After shepherding the company's detente with tech companies that harboured deep-seated distrust of Microsoft, Smith took charge of the company's public policy efforts. He's testified before Congress on such issues as government surveillance and immigration. Last year, he called on Congress to regulate facial-recognition technology, arguing that the industry was unlikely to adopt standards that didn't have the force of law.
And although Smith has worked with the Trump administration on a variety of issues, including responding to cyberattacks, he may well be the most outspoken critic among tech leaders of some of the president's policies. Just after the administration rescinded protection under the Deferred Action for Childhood Arrivals program, Smith promised that Microsoft would pay for legal defense of all 39 "dreamers" employed at the company.
He tried to persuade the administration to remain in the Paris climate accord and then rebuked it for backing out. And earlier this year, Smith criticised the administration for refusing to endorse principles condemning election hacking and large-scale cyberattacks that threaten to undermine democracy.
"We will partner where we can and stand apart where we should," Smith said.
It's the same approach, he added, the company took with the previous administration. Microsoft sued the federal government four times during Barack Obama's presidency, challenging law enforcement efforts to secretly search customer data on Microsoft's servers in the United States and abroad.
"So far, we've only sued the Trump administration once," Smith said.
Smith is also known for pressing for policy changes for the broader tech industry - even those that won't have much impact on Microsoft.
He believes, for instance, a 1996 law that protects Internet companies from liability for content created by their users has outlived its utility. The protections played a huge role in the growth of social media companies, which can allow users to post everything from product reviews to political rants without those companies having to fear legal liability.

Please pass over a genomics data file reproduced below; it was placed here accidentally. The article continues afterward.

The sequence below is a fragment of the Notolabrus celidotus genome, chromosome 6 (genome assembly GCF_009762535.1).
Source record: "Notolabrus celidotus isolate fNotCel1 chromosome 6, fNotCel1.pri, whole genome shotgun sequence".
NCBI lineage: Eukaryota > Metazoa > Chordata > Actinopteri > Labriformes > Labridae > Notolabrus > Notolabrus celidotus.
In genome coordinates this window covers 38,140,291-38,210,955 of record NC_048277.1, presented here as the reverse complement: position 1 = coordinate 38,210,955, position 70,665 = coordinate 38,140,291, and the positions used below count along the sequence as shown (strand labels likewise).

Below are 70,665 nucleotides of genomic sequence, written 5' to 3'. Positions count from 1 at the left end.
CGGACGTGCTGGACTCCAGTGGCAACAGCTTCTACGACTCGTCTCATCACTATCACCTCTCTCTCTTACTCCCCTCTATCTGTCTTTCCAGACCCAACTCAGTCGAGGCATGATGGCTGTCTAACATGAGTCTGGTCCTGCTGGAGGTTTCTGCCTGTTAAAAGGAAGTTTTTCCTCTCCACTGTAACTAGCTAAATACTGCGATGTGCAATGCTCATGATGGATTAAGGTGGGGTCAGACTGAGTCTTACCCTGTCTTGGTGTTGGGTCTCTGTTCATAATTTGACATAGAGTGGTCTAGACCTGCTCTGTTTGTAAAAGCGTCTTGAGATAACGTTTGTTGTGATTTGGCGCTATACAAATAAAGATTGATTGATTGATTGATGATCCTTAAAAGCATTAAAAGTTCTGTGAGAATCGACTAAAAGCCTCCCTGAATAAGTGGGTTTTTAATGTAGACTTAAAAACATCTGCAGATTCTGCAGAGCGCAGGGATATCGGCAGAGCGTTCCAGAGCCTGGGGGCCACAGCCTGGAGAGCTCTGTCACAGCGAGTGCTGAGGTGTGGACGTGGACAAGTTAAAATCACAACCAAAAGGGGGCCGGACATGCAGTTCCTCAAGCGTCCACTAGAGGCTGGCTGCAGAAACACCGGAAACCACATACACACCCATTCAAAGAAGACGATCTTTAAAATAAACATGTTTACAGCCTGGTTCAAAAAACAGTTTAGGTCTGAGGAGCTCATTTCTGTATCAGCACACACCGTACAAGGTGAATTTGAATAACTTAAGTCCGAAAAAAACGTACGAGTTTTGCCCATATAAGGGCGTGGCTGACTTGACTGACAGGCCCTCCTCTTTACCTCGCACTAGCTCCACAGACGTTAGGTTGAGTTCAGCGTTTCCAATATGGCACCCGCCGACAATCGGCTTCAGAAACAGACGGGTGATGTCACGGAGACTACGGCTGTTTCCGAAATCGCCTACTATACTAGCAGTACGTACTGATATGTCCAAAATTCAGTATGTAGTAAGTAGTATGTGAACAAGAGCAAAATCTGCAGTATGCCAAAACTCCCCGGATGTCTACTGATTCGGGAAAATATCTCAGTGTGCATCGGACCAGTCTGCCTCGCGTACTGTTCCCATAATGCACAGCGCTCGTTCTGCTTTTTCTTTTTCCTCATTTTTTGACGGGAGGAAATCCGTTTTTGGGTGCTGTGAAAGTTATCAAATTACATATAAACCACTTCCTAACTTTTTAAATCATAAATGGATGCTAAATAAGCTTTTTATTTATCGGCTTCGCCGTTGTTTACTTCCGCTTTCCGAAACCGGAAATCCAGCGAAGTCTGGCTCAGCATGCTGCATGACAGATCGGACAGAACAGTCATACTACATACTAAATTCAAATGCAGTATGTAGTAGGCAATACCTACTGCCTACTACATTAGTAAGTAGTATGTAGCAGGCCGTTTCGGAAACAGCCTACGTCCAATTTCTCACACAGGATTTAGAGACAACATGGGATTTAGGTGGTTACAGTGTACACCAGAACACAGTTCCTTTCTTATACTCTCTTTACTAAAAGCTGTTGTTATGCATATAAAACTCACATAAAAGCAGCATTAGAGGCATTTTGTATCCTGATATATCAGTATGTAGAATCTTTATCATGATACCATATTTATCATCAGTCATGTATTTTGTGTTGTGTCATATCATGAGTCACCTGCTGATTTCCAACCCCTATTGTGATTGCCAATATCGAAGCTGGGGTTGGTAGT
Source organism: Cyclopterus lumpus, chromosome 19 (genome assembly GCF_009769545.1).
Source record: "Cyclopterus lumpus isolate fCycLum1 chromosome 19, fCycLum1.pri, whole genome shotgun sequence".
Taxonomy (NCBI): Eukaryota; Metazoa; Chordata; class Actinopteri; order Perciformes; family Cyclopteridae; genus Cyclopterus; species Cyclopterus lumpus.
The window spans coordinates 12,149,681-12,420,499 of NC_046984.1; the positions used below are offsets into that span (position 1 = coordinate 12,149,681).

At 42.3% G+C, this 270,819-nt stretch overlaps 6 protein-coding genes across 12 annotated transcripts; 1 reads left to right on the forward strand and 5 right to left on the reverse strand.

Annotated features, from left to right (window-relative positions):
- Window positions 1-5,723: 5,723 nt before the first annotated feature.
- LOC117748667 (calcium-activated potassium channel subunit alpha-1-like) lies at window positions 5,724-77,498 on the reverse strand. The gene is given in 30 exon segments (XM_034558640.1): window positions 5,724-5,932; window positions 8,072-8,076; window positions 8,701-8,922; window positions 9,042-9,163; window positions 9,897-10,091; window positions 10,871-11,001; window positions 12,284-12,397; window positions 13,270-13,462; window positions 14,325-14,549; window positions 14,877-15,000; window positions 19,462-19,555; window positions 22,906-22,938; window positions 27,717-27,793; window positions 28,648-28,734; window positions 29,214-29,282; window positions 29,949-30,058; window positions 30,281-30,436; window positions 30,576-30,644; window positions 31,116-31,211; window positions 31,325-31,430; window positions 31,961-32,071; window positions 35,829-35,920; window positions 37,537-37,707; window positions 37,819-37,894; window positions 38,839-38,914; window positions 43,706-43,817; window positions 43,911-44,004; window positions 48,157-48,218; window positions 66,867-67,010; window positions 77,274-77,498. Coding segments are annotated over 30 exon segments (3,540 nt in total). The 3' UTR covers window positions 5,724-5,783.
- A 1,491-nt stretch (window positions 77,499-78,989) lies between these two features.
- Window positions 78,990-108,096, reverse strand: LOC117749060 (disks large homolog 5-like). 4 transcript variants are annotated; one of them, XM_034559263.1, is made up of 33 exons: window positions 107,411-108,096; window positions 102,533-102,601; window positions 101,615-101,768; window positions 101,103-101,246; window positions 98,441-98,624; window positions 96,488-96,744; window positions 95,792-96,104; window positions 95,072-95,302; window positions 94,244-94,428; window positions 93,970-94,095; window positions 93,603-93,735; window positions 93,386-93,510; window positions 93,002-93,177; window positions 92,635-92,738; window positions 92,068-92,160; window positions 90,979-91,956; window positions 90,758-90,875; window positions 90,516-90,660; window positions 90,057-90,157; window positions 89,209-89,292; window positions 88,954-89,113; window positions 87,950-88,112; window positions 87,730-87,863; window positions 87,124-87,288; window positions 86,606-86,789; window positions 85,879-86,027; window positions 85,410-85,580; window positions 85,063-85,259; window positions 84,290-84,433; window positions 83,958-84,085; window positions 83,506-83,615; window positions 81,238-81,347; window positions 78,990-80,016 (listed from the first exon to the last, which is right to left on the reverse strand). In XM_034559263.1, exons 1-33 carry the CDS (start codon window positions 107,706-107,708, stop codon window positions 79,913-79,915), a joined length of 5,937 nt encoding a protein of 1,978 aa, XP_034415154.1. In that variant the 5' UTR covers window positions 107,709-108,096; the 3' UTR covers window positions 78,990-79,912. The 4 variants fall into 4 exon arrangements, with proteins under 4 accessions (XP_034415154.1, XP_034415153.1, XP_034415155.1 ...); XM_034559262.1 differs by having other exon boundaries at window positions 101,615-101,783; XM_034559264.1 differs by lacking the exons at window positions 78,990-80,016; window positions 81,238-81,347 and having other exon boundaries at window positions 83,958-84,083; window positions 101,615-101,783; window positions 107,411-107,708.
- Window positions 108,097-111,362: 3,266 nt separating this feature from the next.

But the law, known as Section 230 of the Communications Decency Act, has come under attack from both sides of the aisle. Some Democrats argue it allows sites to remain indifferent to hateful content, while some Republicans claim the major social networks suppress conservative voices and should be held legally responsible for all the content they publish.
"Section 230 had a place and time, but that time is now over," Smith said. Microsoft owns professional social network LinkedIn.
Smith's book also addresses vexing issues such as bias in artificial intelligence and gaps in cybersecurity with which tech giants including Microsoft continue to wrestle.
That willingness to acknowledge weaknesses sets Smith apart from his peers, Sen. Mark Warner, D-Va., said. Other tech leaders often come to Capitol Hill believing they are "smarter than everyone else," Warner said. But Smith is willing to engage with lawmakers on such issues as disinformation and public safety, even if their financial impact on Microsoft is scant.
"He is willing to use his personal reputation and capital, and his company's reputation and capital outside its specific lane," Warner said.